Banking tour

Follow the “Shadow Banking and Destructive Mining: a Guided Tour” route on the map below:,-0.141502&spn=0.005963,0.010665

View LMN Hedge Fund Tour in a larger map

Hedge funds, derivatives, exchange traded mechanisms and other complex financial instruments have emerged from the shadows over the past couple of years as a result of the banking crisis. There is widespread concern about their effects on the economy as a whole. But they are usually presented as if they were some rarefied form of speculation without any roots in the real world. In fact, this ‘shadow banking’ has been used to finance all manner of real economic projects with real impacts on real people – often very negative impacts. Among other things, it has been used as a way to finance destructive mining projects around the world.

On Saturday, 26 June, 2010, London Mining Network organised a tour of financial and mining companies in the Mayfair area in London’s West End. On this tour, we looked at the way shadow banking operates, how it helps finance destructive mining projects, and how London is central both to this form of finance and to the world’s mining industry.

Below you can watch short videos of the stops we made on the tour and hear about the companies whose offices we featured. Researchers Nick Hildyard of The Cornerhouse and Roger Moody of Nostromo Research explain the complex workings of shadow banking and the relationships with mining companies. You can see the presentation that Nick gave before we set off on the tour at

You are welcome to take the tour yourself – the addresses of each of the companies are given at the links below.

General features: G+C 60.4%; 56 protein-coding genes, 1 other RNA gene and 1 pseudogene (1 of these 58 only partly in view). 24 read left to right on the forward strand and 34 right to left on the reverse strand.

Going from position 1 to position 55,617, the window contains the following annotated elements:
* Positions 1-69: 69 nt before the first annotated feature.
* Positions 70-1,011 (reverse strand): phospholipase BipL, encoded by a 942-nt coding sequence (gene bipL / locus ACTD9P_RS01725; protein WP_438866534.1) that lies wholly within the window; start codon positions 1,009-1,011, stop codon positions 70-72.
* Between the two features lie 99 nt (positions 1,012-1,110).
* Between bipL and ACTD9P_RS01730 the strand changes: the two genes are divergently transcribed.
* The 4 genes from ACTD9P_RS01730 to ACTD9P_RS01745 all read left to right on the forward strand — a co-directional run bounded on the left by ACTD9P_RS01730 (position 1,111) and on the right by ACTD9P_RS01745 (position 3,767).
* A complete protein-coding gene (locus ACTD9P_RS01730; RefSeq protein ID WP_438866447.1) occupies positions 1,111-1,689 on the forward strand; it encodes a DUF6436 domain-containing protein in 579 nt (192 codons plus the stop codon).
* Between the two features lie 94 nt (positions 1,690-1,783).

1. Hermitage Capital, 2 – 3 Golden Square, London W1. Hermitage has helped finance, among other companies, Vedanta. For an idea of the extent of concern about Vedanta, see

2. Altima Partners LLP, 6th Floor, 23 Savile Row, London W1. Altima’s investments have included Peabody Coal. For information on Peabody, see

3. Blackstone, 40 Berkeley Square, London W1, and Carlyle, 57 Berkeley Square, London W1 – both private equity companies. Nick Hildyard speaks about these companies’ activities from the middle of Berkeley Square.

4. Glencore, 50 Berkeley Street, London W1. Glencore was at the time of the tour a private company involved in mining and commodities trading, and owned one third of London-listed mining company Xstrata. In 2012 Glencore listed on the London Stock Exchange and in 2013 it merged with Xstrata to form Glencore Xstrata. It is the biggest minerals trading company in the world. Roger Moody speaks about both Glencore and Xstrata from the middle of Berkeley Square. Read more about Glencore at and about Xstrata at

5. Number 1 Curzon Street has hosted a number of ‘shadow banking’ companies, including AIG, GLG and London’s first hedge fund billionaire, Louis Bacon. Nick Hildyard explains from the relative quiet of nearby St James’s Square, SW1.

6. Lonrho, 22 Arlington Street, London SW1. Lonrho may be a shadow of its former self, but it continues to engage in mining as well as a variety of other activities in Africa. And some of its directors are involved in other mining ventures which are causing grave concern as well, including GCM Resources. You can read more about Lonrho at and about GCM at  and

7. ENRC – European Natural Resources Corporation – has offices at 16 St James’s Street, London SW1. From the relative quiet of nearby Bennet Street, Roger Moody explains the company’s links with Kazakhstan, Russian oligarchs, the Democratic Republic of Congo and the Central African Mineral Exploration Company. For more information on ENRC, see

8. Paulson Europe, 70 Jermyn Street, London SW1. The London office of a US-based hedge fund which has invested heavily in AngloGold Ashanti, about which numerous communities are concerned. See also and

All videos by Susi Arnott, Walking Pictures Ltd

For more information about mine finance and the links with London, see the continuously updated wiki by Nostromo Research, From Money to Metal.